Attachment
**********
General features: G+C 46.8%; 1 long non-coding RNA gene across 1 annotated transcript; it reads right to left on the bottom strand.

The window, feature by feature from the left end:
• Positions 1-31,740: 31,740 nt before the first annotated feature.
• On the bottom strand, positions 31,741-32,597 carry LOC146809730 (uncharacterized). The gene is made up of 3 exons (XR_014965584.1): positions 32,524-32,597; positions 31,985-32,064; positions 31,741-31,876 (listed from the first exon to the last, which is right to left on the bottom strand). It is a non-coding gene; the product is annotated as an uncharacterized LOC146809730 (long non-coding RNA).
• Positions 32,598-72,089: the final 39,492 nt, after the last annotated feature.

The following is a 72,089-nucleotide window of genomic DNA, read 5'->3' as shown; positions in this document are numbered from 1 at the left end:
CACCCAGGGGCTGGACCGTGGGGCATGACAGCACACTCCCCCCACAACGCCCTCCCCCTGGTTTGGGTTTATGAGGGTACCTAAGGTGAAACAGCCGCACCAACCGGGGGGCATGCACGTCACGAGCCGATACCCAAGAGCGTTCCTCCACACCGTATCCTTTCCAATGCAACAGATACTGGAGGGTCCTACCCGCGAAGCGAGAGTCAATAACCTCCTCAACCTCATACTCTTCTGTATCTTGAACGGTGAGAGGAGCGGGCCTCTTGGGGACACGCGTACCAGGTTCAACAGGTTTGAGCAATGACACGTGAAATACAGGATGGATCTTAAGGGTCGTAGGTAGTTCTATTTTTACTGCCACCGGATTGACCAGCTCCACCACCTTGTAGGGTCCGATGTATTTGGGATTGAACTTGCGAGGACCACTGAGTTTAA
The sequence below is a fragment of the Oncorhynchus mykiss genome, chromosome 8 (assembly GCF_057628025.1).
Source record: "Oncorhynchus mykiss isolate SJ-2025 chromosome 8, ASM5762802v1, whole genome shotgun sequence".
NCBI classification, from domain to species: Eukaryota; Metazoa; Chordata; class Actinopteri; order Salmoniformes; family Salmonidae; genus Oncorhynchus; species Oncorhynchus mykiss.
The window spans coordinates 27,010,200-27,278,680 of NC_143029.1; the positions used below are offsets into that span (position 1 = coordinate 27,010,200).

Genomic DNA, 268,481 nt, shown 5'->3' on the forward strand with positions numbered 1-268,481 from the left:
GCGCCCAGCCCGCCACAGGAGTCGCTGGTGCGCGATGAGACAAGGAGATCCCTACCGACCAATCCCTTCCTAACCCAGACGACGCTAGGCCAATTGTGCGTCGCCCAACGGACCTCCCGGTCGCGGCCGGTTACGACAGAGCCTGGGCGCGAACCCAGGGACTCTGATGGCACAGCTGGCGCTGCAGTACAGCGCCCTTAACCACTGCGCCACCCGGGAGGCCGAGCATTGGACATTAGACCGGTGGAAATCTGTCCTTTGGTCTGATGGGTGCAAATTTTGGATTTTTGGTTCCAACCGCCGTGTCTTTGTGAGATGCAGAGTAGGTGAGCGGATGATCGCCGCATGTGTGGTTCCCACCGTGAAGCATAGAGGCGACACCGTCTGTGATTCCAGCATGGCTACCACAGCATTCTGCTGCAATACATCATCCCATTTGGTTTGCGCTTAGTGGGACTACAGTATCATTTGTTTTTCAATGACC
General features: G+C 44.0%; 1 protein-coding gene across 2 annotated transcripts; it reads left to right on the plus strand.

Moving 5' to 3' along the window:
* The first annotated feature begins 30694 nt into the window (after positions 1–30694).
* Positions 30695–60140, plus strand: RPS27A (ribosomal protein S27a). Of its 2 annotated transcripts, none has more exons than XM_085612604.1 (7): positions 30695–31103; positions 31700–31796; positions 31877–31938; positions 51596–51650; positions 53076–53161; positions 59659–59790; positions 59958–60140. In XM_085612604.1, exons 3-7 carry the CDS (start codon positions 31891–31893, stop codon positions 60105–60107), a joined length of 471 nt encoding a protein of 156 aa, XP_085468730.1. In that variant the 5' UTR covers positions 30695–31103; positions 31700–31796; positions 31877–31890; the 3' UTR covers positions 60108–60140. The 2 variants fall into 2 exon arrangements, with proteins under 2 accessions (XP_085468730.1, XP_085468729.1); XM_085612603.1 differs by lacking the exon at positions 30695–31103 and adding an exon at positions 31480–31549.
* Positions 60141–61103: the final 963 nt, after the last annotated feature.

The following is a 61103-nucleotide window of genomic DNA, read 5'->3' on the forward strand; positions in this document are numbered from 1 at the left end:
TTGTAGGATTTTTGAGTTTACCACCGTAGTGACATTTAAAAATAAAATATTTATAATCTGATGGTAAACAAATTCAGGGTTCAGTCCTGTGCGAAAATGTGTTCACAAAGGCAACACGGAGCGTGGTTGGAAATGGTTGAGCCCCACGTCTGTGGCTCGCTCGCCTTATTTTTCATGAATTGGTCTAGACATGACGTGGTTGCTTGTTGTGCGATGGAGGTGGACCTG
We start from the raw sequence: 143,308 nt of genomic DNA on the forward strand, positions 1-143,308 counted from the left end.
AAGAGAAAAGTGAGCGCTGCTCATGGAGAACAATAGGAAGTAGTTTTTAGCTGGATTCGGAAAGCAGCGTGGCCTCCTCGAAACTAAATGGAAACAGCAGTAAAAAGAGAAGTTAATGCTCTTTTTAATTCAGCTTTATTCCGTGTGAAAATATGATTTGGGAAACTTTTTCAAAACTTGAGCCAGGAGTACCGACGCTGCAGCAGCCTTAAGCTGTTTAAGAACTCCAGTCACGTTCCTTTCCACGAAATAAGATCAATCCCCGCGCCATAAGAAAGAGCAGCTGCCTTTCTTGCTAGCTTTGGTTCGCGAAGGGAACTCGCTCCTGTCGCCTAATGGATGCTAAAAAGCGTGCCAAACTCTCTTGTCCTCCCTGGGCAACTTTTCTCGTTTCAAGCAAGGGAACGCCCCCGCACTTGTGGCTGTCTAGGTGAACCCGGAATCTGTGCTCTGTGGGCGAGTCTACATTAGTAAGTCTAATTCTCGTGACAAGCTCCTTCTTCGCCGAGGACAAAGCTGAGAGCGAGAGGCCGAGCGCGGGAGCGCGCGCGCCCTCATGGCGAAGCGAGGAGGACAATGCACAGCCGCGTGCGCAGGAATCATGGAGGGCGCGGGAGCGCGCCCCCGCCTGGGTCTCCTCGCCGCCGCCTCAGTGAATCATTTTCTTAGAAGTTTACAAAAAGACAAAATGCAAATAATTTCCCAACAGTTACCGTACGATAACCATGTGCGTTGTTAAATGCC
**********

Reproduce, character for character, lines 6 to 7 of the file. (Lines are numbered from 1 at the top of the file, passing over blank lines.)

The following is a 72,089-nucleotide window of genomic DNA, read 5'->3' as shown; positions in this document are numbered from 1 at the left end:
CACCCAGGGGCTGGACCGTGGGGCATGACAGCACACTCCCCCCACAACGCCCTCCCCCTGGTTTGGGTTTATGAGGGTACCTAAGGTGAAACAGCCGCACCAACCGGGGGGCATGCACGTCACGAGCCGATACCCAAGAGCGTTCCTCCACACCGTATCCTTTCCAATGCAACAGATACTGGAGGGTCCTACCCGCGAAGCGAGAGTCAATAACCTCCTCAACCTCATACTCTTCTGTATCTTGAACGGTGAGAGGAGCGGGCCTCTTGGGGACACGCGTACCAGGTTCAACAGGTTTGAGCAATGACACGTGAAATACAGGATGGATCTTAAGGGTCGTAGGTAGTTCTATTTTTACTGCCACCGGATTGACCAGCTCCACCACCTTGTAGGGTCCGATGTATTTGGGATTGAACTTGCGAGGACCACTGAGTTTAA